American Heritage® Dictionary of the English Language, Fourth Edition
- n. One that interferes with the affairs of others, often for selfish reasons; a meddler.
- n. One that intrudes in a place, situation, or activity: "When these interlopers choke out native species, ecologists see a danger signal” ( William K. Stevens).
- n. Archaic One that trespasses on a trade monopoly, as by conducting unauthorized trade in an area designated to a chartered company.
- n. Archaic A ship or other vessel used in such trade.
Century Dictionary and Cyclopedia
- n. One who trades without license.
- n. One who interferes obtrusively or officiously; one who thrusts himself into a station to which he has no claim, or into affairs in which he has no interest.
- n. obsolete An unlicensed or illegitimate trader.
- n. One who interferes, intrudes or gets involved where not welcome, particularly a self-interested intruder.
GNU Webster's 1913
- n. One who interlopes; one who unlawfully intrudes upon a property, a station, or an office; one who interferes wrongfully or officiously.
- n. someone who intrudes on the privacy or property of another without permission
- 1590s, from inter- + loper (“runner, rover”), as in landloper ("vagrant") (from Dutch) or lope ("to leap, to jump") (originally dialectical). Originally spelt enterloper and used in specific sense “unauthorized trader trespassing on privileges of chartered companies”, later general sense of “self-interested intruder” from 1630s. (Wiktionary)
- inter- + probably Middle Dutch lōper, runner (from lōpen, to run). (American Heritage® Dictionary of the English Language, Fourth Edition)
“The Dads get off scott free, because hey they aren’t pregnant, it must be Mom’s fault this interloper is arriving.”
“Way back in 2000, every single one came from Asimov’s, F&SF or Analog, save for an interloper from the semi-prozine Interzone.”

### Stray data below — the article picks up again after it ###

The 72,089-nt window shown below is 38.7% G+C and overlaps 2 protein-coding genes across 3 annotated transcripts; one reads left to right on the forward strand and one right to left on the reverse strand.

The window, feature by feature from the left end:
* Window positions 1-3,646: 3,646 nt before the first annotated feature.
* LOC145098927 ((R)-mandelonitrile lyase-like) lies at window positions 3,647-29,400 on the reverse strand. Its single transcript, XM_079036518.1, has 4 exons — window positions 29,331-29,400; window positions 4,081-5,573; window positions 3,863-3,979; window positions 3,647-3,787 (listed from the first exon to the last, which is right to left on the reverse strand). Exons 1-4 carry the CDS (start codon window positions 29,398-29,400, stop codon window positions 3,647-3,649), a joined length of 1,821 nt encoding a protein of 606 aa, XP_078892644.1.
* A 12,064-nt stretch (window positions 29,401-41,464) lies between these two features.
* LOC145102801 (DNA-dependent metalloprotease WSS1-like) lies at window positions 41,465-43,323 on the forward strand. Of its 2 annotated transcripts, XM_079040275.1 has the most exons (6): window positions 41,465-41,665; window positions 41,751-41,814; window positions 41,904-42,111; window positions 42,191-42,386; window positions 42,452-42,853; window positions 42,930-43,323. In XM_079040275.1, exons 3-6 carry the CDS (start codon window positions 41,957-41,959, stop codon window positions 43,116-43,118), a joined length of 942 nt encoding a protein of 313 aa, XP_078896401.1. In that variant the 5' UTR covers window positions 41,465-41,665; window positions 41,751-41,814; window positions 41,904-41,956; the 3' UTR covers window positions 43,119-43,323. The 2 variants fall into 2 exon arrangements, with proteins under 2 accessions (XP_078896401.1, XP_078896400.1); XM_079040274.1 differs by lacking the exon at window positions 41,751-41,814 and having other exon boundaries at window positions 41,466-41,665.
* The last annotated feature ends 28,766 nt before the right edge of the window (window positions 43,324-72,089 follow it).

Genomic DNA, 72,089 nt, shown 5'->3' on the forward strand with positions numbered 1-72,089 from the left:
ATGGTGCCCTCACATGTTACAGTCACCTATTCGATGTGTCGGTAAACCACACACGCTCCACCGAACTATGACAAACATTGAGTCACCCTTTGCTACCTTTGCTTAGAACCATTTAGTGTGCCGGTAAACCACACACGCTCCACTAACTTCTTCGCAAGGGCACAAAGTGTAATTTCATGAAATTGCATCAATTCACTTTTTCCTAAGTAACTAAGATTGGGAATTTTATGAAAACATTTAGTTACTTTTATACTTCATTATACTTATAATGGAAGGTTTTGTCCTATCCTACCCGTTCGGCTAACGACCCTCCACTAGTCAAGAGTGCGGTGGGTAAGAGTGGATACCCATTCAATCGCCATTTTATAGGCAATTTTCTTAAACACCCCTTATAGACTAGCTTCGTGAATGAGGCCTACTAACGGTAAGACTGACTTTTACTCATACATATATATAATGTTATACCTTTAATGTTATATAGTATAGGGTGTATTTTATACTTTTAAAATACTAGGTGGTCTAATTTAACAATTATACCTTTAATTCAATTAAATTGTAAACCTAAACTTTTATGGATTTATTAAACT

“This is especially the case if you have hard water and the interloper is a car parked in your favorite space along your lawn.”
“Meanwhile, back in the Hills, Stephanie takes her new boyfriend Cameron out to dinner with Heidi and Spencer, and naturally someone behaves like a petulant baby by calling the interloper "Stephanie's first boyfriend" and bringing up that old Doug song and dance.”
“There he felt every inch the ragtag interloper he'd been a lifetime ago.”
“His presence in this room under that name was an insult, and he intended to call the interloper to account the very first opportunity he found.”
“He declared, too, that the interloper was the missing Jordan, beyond a doubt, and that he had come there to steal the money he had buried in that same field years before.”
“There was not so long since an instance at Christie's, and a second at Sotheby's, where the high quotations were entirely due to the competition of a so-called interloper, who bade, as he thought, on the judgment of the room, and was signally handicapped.”
“Our plumber has been coming to our house longer than I have, which is twenty-six years, and he seems to think I am some kind of interloper, a Janey-come-lately.”
“There were a lot of DC Dems who were upset with the "interloper" who wasn't letting them reap what they saw as their just rewards, their due, after driving Nixon from office and putting up with "veto pen" Jerry Ford.”
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